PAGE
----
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Pak 'thunder' past Zimbabwe

Pakistan sealed their place in the World Cup quarter-finals after sinking Zimbabwe by seven wickets in a rain-shortened match on Monday. Amol Karhadkar reports. Scorecard

cricket Updated: Mar 15, 2011 02:22 IST
Amol Karhadkar

As the team buses entered the Pallekele International Stadium on Monday, Pakistan were looking forward to their batsmen getting their act together, bowlers not spraying it all over in the death overs and wicket-keeper Kamran Akmal not having an off day.

Perhaps, Zimbabwe too were having similar feelings. They would be hoping their batsmen gave their bowlers a decent total to defend and skipper Elton Chigumbura coming good with the bat.

If all these concerns were not enough, they had to take the weather into account. With the Met department predicting a thunderstorm at some point during the day, considering their woeful run, neither team would have complained in case of an abandoned match. It would have sealed Pakistan's place in the quarterfinals and Zimbabwe would have been happy to have seen their points tally rise to three.

But it wasn't to be.

A thunderstorm hit Kandy, but it was not enough to deprive the locals their last piece of World Cup action. They hardly had anything to cheer about during the first half of play, as the Zimbabwe batsmen struggled to cope with the Pakistan attack.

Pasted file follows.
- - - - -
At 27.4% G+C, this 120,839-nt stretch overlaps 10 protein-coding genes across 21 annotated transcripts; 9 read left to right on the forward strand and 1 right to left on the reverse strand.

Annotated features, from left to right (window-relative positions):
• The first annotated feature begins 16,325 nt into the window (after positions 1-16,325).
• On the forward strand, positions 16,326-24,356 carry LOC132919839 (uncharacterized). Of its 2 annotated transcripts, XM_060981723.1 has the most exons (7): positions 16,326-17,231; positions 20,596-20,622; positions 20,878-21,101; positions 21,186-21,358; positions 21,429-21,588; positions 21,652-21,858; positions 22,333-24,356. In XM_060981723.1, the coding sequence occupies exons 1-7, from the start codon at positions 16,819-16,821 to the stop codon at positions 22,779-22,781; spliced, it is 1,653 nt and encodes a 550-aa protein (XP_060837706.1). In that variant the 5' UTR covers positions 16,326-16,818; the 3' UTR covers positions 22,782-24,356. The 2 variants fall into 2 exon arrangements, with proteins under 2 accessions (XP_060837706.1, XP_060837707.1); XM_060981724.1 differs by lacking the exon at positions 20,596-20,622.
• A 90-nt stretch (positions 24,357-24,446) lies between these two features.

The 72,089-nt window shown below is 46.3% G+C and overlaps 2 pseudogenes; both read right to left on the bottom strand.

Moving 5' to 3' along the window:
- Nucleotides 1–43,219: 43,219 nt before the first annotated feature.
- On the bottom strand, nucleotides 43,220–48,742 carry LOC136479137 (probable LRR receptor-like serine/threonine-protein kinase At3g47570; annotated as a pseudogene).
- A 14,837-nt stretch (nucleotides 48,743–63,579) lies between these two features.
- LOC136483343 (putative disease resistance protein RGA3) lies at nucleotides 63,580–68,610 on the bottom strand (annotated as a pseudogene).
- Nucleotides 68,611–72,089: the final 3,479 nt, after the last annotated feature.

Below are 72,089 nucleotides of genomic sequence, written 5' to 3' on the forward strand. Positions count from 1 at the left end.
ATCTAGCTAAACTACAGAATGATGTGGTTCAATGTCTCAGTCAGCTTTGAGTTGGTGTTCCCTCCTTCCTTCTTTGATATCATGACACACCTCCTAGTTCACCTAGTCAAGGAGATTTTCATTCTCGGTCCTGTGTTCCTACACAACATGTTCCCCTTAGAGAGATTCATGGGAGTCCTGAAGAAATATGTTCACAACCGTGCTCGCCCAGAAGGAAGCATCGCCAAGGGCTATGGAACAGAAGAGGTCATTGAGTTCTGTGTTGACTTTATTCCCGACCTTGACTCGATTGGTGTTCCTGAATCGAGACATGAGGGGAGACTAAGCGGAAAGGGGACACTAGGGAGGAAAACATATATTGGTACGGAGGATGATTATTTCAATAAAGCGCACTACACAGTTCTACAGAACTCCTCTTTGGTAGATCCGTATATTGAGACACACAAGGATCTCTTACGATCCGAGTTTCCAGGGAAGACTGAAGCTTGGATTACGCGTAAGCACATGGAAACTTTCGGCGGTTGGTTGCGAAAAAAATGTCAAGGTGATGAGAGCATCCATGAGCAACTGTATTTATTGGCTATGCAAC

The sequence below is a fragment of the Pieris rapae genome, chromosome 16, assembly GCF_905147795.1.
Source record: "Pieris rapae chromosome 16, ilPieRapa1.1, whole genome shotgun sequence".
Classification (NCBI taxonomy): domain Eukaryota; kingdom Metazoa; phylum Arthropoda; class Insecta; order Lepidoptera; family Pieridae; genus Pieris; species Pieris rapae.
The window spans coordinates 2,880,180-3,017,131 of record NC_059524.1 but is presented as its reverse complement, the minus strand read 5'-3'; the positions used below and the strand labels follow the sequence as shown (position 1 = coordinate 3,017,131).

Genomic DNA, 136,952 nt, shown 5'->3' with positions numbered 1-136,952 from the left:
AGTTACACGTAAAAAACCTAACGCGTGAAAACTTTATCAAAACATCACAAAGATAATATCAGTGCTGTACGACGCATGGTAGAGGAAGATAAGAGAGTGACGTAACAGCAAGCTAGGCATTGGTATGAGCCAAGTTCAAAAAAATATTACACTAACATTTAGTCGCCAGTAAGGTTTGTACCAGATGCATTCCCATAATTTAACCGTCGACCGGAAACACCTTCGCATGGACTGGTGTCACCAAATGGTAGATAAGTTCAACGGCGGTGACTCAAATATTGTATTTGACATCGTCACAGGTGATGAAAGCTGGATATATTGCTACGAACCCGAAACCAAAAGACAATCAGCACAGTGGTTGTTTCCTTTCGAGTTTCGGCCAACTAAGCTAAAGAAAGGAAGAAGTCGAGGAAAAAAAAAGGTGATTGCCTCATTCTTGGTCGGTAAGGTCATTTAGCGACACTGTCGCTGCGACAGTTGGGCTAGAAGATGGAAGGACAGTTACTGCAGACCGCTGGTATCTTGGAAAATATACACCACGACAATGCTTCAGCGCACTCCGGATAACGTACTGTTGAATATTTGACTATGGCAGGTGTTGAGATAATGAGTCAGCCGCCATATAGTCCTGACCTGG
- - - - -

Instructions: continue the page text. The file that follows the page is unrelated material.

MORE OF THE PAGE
But once the floodlights came on and the covers removed for the first time, the match - which was stalled with the Africans reeling on 96 for five in the 28th over - was reduced to 43 overs-a-side. It meant Zimbabwe had to press on the accelerator.

Chigumbura and Prosper Utseya succeeded in their endeavour for a while before another spell of showers ended Zimbabwe's innings, setting Pakistan a target of 162 off 38 overs.

Ahmed Shehzad maintained his consistency of getting out cheaply, but Mohd Hafeez and Asad Shafiq steered Pakistan to safety with an 82-run stand for the second wicket.

More than Shafiq's unbeaten 78, the match will be remembered for the efforts put in by the 200-odd groundsmen who worked tirelessly to ensure the match was not abandoned.